WEDNESDAY, MARCH 25, 2015
Many of us tend to think that only homeowners need insurance protection and so we often equate residential insurance with homeowner's insurance. But more "residences" are occupied by renters than by owners. And while the physical structures in which renters live will be insured by the owners of those structures, the valuable possessions of renters will not be. Renters must purchase their own renters insurance policy if they want to be reimbursed for the loss of their possessions as a result of theft, fire or other disasters. Similarly, renter's insurance is essential if a renter wants protection from claims or lawsuits resulting from bodily injury or property damage to others caused by an accident while on the renter's property, or if a renter wants coverage for expenses that he or she will incur if their apartment becomes uninhabitable due to, for example, a fire.
I recently re-read the California Department of Insurance (CDOI) February 2015 news release on renters insurance. It contained a few familiar points that are nevertheless worth repeating:
Your landlord's insurance covers your building, but not your personal property. As a renter, you need your own insurance policy to protect you from loss of your "stuff" in case of theft, fire or other disaster.
Statistics show that renters are much less likely to have insurance than homeowners. An Insurance Information Institute poll conducted in 2014 found that 95 percent of homeowners had insurance, but only 38 percent of renters had insurance protection for their possessions. And yet when disaster strikes Californians - as in the wild fires that swept through Weed or the earthquake that jolted Napa last year -- renters' possessions are just as vulnerable as those of homeowners. In fact, renters are about as numerous as homeowners in both Weed and Napa.
Renter's insurance may not be as expensive as you might think. The CDOI news release states that premiums average between $15 and $30 per month.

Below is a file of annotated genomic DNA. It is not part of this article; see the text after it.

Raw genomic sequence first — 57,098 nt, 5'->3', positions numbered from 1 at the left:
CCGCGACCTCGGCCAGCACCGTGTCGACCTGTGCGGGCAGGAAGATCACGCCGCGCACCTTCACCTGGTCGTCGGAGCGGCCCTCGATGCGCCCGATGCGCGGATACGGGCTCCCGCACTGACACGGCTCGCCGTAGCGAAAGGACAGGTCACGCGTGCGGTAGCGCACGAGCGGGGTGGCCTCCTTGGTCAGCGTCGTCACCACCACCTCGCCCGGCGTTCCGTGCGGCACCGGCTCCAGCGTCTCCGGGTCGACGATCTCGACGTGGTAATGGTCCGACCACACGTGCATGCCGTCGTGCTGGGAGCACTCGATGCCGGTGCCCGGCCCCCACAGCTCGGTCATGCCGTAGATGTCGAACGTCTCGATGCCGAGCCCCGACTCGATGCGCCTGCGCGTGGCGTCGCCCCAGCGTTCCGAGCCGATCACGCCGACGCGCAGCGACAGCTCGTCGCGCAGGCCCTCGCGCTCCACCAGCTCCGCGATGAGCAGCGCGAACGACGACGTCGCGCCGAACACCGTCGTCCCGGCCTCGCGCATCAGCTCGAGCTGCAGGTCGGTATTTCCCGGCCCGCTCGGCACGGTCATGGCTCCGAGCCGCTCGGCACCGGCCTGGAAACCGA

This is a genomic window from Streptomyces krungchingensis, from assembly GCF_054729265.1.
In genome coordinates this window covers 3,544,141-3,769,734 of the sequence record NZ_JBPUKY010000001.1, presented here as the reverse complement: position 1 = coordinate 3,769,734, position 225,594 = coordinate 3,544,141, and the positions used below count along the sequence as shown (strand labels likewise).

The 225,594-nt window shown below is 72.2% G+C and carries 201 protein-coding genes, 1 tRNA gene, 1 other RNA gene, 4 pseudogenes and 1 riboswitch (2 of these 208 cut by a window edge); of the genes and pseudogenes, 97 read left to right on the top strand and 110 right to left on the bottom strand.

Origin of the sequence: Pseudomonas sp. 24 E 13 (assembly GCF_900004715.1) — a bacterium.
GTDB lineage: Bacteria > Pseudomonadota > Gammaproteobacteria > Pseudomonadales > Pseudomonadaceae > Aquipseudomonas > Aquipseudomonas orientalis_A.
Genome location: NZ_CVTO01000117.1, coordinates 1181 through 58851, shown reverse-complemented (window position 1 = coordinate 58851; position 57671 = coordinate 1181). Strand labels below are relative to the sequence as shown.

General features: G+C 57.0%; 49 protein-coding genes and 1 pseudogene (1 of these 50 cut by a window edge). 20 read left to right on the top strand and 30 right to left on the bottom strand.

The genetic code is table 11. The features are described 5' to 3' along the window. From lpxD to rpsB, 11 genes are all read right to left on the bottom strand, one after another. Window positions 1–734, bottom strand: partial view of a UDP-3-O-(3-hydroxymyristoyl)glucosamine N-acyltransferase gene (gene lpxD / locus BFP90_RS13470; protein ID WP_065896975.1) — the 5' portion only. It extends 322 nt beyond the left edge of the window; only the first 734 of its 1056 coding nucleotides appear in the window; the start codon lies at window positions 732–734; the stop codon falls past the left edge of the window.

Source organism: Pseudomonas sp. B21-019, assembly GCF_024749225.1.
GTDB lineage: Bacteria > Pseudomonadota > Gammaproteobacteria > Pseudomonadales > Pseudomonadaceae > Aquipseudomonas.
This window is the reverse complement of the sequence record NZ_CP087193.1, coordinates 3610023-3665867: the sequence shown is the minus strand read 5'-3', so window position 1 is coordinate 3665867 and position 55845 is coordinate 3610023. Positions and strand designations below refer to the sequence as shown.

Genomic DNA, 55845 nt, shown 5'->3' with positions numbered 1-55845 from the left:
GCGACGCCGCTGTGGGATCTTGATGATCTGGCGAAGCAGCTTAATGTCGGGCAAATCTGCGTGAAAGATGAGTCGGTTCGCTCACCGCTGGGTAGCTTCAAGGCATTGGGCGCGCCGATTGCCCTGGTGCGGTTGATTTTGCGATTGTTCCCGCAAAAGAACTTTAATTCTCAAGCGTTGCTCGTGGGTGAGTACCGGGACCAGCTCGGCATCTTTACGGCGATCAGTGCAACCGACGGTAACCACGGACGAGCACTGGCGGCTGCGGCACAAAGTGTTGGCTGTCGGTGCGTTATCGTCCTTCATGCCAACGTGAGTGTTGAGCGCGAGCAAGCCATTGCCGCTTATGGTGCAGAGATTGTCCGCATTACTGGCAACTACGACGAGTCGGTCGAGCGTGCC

While the primary purpose of renter's insurance is to replace or repair damaged or stolen possessions, the personal liability portion of a renter's policy will protect you from some legal expenses and damages that you might incur if your negligence causes personal injury or property loss to a third party that occurs on your premises.
Your renter's policy may also include reimbursement for the reasonable costs and expenses you might incur if your rental unit is rendered uninhabitable, including costs of food and temporary shelter. This additional coverage may require higher monthly premiums. You will have to decide whether the added benefit is worth the additional cost.
You will also need to decide whether you want your renter's policy to cover the current value of your possessions or their replacement value. If you own a three year old TV that is stolen, and your policy covers its replacement value, you will be reimbursed for the cost of a new TV of similar make and model. If, on the other hand, your policy covers you for the current value of your possessions, you will be reimbursed for the initial cost of your TV less its depreciation over the last three years. Obviously, the premiums for a replacement value policy will be more costly.
One last tip. Whether you are a homeowner or a renter, you should maintain a complete and up-to-date inventory of your valuable possessions. The inventory should include photos, dates of purchase, purchase prices, serial numbers and other relevant descriptions. There are phone and PC apps available to help you with this task.
As I mentioned above, many fewer renters maintain property insurance as compared to homeowners (38% to 95%). In some cases this is an informed and rational judgment based upon the cost of insurance premiums measured against the value of personal possessions. But in many cases uninsured renters are putting themselves at undue risk. If you rent your home or apartment and want more information on the possible advantages of rental insurance for you, please call or email me.
Pfeifer Insurance Brokers
Posted 6:39 PM View Comments
Tags: insurance, rental insurance, home insurance, liability, personal liability, fire, theft, california department of insurance, replacement value, property damage, current value